Climate Change and Nuclear Power
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Climate change and the need for clean energy might revive America's nuclear industry but, will it? High cost and the fear of terrorism are still major issues, and without Nevada's Yucca Mountain, deadly nuclear waste has no place to go. Also, President Obama's big earmark problem, and, after ten years, a United Nations campaign against drug traffic and drug abuse has gone nowhere. Will the program be resumed anyway?
Banner image: A rail tunnel descends into the Yucca Mountain nuclear waste repository located in Nye County, Nevada, about 100 miles northwest of Las Vegas. Photo: Maxim Kniazkov/AFP/Getty Images
President Obama's Big Earmarks Problem ()
During last year's campaign, Barack Obama promised to cut congressional earmarks by half. But today he said he will sign a $410 billion-budget bill with no less than 8500 pet projects, just to keep the government going. Adriel Bettelheim is White House correspondent for CQPolitics.com.
- Adriel Bettelheim: White House Correspondent, CQPolitics.com
Climate Change and Nuclear Power ()
After 20 years and $9 billion, Nevada's Yucca Mountain won't be the final resting place for 60,000 tons of deadly nuclear waste piling up at power plants all over the country. So what happens now to a nuclear industry that expected a shot in the arm from demand for “clean” energy to reduce global warming? No new plant has been licensed in the US since the Three Mile Island accident 30 years ago, but Energy Secretary Henry Chu has promised to find a way. Has Europe developed safer technologies? What about cost and weaponization? Would nuclear power be better or worse than climate change?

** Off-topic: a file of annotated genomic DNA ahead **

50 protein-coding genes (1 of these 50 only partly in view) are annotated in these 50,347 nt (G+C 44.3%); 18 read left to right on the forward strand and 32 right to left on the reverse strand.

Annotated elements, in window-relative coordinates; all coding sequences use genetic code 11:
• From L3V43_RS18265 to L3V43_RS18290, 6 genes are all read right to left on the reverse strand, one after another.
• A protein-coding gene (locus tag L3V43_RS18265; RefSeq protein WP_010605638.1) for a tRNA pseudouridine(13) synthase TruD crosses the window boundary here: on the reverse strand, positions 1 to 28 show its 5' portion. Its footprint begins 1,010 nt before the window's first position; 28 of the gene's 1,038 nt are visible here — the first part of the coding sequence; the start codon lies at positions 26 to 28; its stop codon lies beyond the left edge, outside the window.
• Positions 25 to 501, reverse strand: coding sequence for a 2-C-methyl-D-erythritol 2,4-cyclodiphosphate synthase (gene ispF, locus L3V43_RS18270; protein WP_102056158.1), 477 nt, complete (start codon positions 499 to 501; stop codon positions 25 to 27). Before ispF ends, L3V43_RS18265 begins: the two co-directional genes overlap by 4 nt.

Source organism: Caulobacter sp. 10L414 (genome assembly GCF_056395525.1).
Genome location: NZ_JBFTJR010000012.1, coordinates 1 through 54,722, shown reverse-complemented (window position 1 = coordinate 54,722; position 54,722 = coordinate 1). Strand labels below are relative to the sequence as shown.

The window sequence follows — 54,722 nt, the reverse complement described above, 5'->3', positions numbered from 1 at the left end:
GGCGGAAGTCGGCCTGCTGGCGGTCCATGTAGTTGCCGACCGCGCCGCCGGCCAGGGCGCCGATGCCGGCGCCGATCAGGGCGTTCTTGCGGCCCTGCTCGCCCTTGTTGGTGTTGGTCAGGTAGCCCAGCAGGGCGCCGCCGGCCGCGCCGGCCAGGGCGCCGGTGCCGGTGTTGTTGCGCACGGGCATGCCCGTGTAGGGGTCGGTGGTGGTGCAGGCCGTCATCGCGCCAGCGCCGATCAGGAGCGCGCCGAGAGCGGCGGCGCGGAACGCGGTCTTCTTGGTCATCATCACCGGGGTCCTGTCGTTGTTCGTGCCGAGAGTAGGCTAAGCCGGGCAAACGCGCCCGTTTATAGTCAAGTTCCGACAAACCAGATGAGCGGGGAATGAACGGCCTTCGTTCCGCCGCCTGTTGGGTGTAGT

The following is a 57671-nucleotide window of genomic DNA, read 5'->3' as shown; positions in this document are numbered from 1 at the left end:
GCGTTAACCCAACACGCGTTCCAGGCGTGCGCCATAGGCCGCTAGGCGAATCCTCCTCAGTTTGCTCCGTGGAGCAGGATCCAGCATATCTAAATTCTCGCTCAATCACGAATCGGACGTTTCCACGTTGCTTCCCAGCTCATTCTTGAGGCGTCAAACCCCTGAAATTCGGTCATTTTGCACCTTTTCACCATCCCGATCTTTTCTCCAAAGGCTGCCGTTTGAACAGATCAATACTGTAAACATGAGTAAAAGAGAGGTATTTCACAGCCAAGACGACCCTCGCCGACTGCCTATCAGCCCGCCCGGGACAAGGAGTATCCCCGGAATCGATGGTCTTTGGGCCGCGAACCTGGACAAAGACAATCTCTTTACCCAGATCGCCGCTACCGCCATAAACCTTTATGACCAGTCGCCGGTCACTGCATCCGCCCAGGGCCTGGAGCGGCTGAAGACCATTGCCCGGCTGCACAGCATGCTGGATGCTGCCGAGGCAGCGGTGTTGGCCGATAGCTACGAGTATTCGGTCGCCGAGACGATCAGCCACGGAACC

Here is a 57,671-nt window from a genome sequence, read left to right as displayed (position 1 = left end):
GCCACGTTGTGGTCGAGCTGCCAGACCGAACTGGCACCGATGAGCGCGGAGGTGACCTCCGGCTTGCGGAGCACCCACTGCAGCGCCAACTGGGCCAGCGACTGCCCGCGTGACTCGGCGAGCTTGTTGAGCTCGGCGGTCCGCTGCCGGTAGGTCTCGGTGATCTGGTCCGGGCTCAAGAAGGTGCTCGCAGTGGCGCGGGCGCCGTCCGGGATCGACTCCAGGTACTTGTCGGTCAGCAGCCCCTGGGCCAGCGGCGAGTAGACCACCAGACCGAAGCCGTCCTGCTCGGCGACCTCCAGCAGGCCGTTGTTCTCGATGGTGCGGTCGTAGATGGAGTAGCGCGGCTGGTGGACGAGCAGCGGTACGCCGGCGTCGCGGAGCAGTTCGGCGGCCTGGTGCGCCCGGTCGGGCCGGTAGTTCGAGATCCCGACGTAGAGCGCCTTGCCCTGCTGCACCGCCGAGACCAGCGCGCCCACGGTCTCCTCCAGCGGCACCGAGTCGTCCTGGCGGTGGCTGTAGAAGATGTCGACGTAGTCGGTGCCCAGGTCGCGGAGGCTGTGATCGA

- Keith Johnson: Reporter, Wall Street Journal
- Victor Gilinsky: independent consultant on Yucca Mountain, State of Nevada
- Per Peterson: Professor of Nuclear Engineering, University of California Berkeley
- Dan Hirsch: President, Committee to Bridge the Gap
Despite Misgivings, UN Prepares to Perpetuate War on Drugs ()
Ten years ago, the United Nations launched a campaign to cut both the demand and the supply of illegal drugs. A report by the executive body of the European Union concludes it has made no difference at all. Nevertheless, it's expected that the program will be resumed for another ten years. The report was delivered as the UN Commission on Narcotic Drugs in Vienna prepares for a review. Luke Baker is senior correspondent for Reuters, based in London.
- Luke Baker: Correspondent, Reuters
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